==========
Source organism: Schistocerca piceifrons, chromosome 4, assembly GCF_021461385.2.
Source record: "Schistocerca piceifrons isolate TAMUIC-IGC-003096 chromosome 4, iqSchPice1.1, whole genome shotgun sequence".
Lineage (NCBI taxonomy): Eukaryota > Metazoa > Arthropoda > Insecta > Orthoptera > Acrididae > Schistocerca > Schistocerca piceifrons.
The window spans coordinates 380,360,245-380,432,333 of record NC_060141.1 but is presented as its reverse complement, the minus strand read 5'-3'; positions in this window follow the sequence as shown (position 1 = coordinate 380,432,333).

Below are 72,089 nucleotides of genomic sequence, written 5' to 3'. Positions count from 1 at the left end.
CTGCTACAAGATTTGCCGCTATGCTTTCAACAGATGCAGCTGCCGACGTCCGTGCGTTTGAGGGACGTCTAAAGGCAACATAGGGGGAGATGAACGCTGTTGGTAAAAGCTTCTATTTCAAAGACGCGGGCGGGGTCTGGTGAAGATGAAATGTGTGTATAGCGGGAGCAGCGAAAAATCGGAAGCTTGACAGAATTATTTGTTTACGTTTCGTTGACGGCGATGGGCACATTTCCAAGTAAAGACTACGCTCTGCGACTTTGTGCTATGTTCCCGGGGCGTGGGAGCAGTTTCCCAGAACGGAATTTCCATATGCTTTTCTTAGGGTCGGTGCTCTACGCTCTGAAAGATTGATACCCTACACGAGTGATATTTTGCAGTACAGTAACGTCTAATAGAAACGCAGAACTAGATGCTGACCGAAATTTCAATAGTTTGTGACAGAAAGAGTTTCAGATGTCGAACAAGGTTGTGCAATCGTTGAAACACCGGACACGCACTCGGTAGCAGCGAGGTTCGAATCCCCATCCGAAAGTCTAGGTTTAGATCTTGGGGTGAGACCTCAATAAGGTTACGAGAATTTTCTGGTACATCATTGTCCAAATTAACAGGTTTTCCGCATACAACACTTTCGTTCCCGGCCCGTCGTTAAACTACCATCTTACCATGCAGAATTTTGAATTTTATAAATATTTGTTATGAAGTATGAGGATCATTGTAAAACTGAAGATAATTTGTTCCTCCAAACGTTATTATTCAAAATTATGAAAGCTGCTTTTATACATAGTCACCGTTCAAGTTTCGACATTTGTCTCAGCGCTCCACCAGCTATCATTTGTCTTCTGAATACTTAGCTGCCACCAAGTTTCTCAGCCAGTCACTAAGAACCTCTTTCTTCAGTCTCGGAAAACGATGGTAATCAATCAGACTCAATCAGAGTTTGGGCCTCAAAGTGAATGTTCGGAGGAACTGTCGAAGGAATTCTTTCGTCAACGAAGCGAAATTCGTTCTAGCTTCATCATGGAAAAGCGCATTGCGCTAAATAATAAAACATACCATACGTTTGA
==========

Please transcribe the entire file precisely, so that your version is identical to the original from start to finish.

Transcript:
Source organism: Schistocerca piceifrons, chromosome 4, assembly GCF_021461385.2.
Source record: "Schistocerca piceifrons isolate TAMUIC-IGC-003096 chromosome 4, iqSchPice1.1, whole genome shotgun sequence".
Lineage (NCBI taxonomy): Eukaryota > Metazoa > Arthropoda > Insecta > Orthoptera > Acrididae > Schistocerca > Schistocerca piceifrons.
The window spans coordinates 380,360,245-380,432,333 of record NC_060141.1 but is presented as its reverse complement, the minus strand read 5'-3'; positions in this window follow the sequence as shown (position 1 = coordinate 380,432,333).

Below are 72,089 nucleotides of genomic sequence, written 5' to 3'. Positions count from 1 at the left end.
CTGCTACAAGATTTGCCGCTATGCTTTCAACAGATGCAGCTGCCGACGTCCGTGCGTTTGAGGGACGTCTAAAGGCAACATAGGGGGAGATGAACGCTGTTGGTAAAAGCTTCTATTTCAAAGACGCGGGCGGGGTCTGGTGAAGATGAAATGTGTGTATAGCGGGAGCAGCGAAAAATCGGAAGCTTGACAGAATTATTTGTTTACGTTTCGTTGACGGCGATGGGCACATTTCCAAGTAAAGACTACGCTCTGCGACTTTGTGCTATGTTCCCGGGGCGTGGGAGCAGTTTCCCAGAACGGAATTTCCATATGCTTTTCTTAGGGTCGGTGCTCTACGCTCTGAAAGATTGATACCCTACACGAGTGATATTTTGCAGTACAGTAACGTCTAATAGAAACGCAGAACTAGATGCTGACCGAAATTTCAATAGTTTGTGACAGAAAGAGTTTCAGATGTCGAACAAGGTTGTGCAATCGTTGAAACACCGGACACGCACTCGGTAGCAGCGAGGTTCGAATCCCCATCCGAAAGTCTAGGTTTAGATCTTGGGGTGAGACCTCAATAAGGTTACGAGAATTTTCTGGTACATCATTGTCCAAATTAACAGGTTTTCCGCATACAACACTTTCGTTCCCGGCCCGTCGTTAAACTACCATCTTACCATGCAGAATTTTGAATTTTATAAATATTTGTTATGAAGTATGAGGATCATTGTAAAACTGAAGATAATTTGTTCCTCCAAACGTTATTATTCAAAATTATGAAAGCTGCTTTTATACATAGTCACCGTTCAAGTTTCGACATTTGTCTCAGCGCTCCACCAGCTATCATTTGTCTTCTGAATACTTAGCTGCCACCAAGTTTCTCAGCCAGTCACTAAGAACCTCTTTCTTCAGTCTCGGAAAACGATGGTAATCAATCAGACTCAATCAGAGTTTGGGCCTCAAAGTGAATGTTCGGAGGAACTGTCGAAGGAATTCTTTCGTCAACGAAGCGAAATTCGTTCTAGCTTCATCATGGAAAAGCGCATTGCGCTAAATAATAAAACATACCATACGTTTGA